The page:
I immediately identified with the 2018 version of Laurie Strode watching the new Halloween sequel last night.
For almost 40 years, I have been plagued with visions, dreams, nightmares, and a general anxiety surrounding Michael Myers—the unstoppable Halloween killer—resulting in a complex that as a kid sometimes forced me to sleep with my parents, and as an adult has seen me awaken drenched in sweat, my teeth and gums sore from incessant grinding.
I watched the original Halloween as a very young child, the beginning of a life-long fascination with the series (with the exception of the Rob Zombie reboots) that culminated last night with Michael’s most recent (and final?) appearance. Like Laurie Strode, I felt a familiar pang of terror when I heard the news that Michael was coming back. Like Laurie Strode, I am older, stronger, and more prepared than ever to deal with that fear. Like Laurie Strode, no matter how much time goes by and no matter how much space has been put between me and my PTSD from seeing that mask, that shape, and that relentless, methodical walk for the first time, I will always buckle in fear at the thought of being forced to confront Michael Myers.
I’ll give you the scoop up front: I LOVED EVERY MINUTE OF THIS MOVIE.
But I’m a special case. My heart starts racing at the first sound of Carpenter’s timeless theme, my systems on high alert, my eyes racing around the room looking for each potential point of entry. If you don’t have 40 years of Michael Myers baggage nipping at your heels, then I can’t promise you this film will resonate like it did with me. My wife, for example, was not scared at all. She had high hopes, but left rather unimpressed. I, on the other hand, was on the edge of my seat, gripping the armrests out of sheer stress.
1) It’s the shots. If you’re a student of horror cinema, many of the scenes will play out in your mind before they occur on the screen. The camera sets up and immediately you feel a sinking in your gut because you can then predict what’s about to happen based on the layout. Then you actually see it happen. It’s fucking terrifying. If you’re into cinematography, you’ll have many memorable moments.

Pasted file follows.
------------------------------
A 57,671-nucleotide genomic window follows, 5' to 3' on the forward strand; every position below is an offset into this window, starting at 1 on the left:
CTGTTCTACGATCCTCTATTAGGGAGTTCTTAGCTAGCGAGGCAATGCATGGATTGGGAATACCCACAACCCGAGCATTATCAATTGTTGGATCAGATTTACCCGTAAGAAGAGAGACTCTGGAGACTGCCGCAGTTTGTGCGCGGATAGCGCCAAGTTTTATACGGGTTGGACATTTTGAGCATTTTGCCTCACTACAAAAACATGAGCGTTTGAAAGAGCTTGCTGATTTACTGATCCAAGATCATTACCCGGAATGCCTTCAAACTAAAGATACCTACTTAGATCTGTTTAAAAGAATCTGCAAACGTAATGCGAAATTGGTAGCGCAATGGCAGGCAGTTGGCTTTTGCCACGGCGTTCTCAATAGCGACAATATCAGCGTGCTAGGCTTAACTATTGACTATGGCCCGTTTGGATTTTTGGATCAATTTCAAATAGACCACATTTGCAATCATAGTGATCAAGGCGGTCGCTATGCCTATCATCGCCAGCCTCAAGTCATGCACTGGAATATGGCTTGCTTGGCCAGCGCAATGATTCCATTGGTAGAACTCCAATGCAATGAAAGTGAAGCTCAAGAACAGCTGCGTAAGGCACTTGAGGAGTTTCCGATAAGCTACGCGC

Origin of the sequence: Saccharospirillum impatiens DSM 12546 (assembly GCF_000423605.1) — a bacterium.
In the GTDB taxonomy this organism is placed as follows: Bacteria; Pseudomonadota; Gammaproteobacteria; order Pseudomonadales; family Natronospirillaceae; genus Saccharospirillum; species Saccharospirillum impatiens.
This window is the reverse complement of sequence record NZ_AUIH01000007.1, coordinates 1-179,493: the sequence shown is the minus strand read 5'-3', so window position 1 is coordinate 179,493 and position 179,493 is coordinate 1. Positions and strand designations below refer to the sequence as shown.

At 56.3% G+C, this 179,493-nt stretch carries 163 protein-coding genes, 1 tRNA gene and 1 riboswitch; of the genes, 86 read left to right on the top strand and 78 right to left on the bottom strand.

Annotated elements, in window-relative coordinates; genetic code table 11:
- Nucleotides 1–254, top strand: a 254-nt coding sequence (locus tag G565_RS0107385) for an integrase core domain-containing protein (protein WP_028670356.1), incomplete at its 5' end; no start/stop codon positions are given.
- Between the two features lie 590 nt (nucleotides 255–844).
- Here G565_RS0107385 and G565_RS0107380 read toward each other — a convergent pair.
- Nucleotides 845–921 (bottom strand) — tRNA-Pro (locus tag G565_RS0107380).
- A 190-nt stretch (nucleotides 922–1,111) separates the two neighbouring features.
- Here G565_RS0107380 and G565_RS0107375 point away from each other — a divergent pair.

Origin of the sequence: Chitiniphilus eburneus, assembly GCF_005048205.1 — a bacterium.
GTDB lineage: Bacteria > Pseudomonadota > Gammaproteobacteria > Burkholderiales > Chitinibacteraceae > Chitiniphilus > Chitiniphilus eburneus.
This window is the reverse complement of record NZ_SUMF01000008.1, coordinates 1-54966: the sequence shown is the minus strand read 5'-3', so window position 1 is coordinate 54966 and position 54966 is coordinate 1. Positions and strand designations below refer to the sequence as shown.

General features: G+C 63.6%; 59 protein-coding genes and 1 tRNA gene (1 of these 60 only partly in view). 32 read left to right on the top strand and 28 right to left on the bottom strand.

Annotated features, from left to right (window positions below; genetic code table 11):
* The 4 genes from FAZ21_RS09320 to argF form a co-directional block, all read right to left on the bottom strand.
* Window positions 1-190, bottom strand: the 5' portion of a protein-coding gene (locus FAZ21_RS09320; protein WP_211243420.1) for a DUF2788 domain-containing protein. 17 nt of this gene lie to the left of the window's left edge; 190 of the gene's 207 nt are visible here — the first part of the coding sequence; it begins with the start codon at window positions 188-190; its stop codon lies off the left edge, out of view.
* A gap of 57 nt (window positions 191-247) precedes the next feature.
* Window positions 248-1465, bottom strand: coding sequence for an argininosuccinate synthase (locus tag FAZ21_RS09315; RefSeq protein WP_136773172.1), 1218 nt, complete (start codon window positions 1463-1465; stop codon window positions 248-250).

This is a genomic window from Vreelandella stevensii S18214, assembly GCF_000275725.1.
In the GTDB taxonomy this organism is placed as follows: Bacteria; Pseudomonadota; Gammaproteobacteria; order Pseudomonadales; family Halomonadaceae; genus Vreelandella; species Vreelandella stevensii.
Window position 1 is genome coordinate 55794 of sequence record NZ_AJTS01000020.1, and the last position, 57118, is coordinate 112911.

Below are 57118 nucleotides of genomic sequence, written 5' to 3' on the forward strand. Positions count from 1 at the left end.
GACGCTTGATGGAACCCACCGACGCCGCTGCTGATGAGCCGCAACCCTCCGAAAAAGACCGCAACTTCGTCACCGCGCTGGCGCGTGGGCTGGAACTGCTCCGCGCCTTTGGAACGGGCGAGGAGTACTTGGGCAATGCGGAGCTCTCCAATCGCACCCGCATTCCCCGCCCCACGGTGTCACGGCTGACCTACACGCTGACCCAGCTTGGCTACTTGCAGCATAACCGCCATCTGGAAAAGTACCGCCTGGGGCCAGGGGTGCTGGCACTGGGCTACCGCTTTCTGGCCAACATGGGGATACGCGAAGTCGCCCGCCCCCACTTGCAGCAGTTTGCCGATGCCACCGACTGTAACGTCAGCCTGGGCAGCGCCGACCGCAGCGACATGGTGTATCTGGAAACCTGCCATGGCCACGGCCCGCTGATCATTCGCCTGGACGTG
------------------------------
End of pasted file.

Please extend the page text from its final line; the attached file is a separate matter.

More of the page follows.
2) The Myers mythology is in question. As my friend Luke said to me afterward, “undercutting the mythology is one of the biggest trends in the modern narrative.” However, the aspect that scared me the most is the same element that ruined it for my wife: Michael is in his sixties now, and the film reveals that age through his appearance. For my wife, that made him too human and less scary. For me, it made the experience far too real, cutting too close to home. It was like reality blurring into my deepest, darkest fears, bringing them too near to the surface.
3) It’s Nick Castle and James Jude Courtney (Michael) who steal the show. Michael is more Michael than he’s ever been in this film. The acting is fine, but experiencing the Michael Myers choreography in an updated, modern style is almost too much to handle. He’s more calculated and far less curious this time around. Now that he’s in his sixties, there’s no beating around the bush—every brutal killing is a straightforward, full-on assault right out of the gate. It’s through Michael’s movements that the film holds on to its 40 years of mythology, bringing back old memories, forcing you to ask the question: just how much is myth and how much is real?
Rebooting a sequel to Halloween that completely ignores the eight films that came between was a bold decision. You’re effectively killing the the legacy and the lore of the modern era’s most terrifying movie slasher, and refashioning it to fit this generation’s needs and desires. Yet, while doing just that, the production team managed to include ALL of the details that have seared Michael’s legend into our collective psyche. It’s the perfect hybrid. Imagine It Follows starring Michael Myers, rather than a walking STD, and you’re close. It’s moody, atmospheric, and believable. It’s to Michael Myers and Halloween what Stallone’s Rambo and Rocky Balboa were for those characters: an updated version that sheds much of its dated campiness.
While the film may or may not terrify you, there’s no debating one thing: despite his age, Michael Myers has never been more ruthless and more real on the silver screen. He’s had 40 years to reflect on the past, thinking, planning, dreaming, waiting. Take that for what you will; either the final escapades of a haggard old man who’s well past his prime, or simply the specter of evil that can never be extinguished, never be repressed, and will always come back to haunt you, no matter how much time as passed.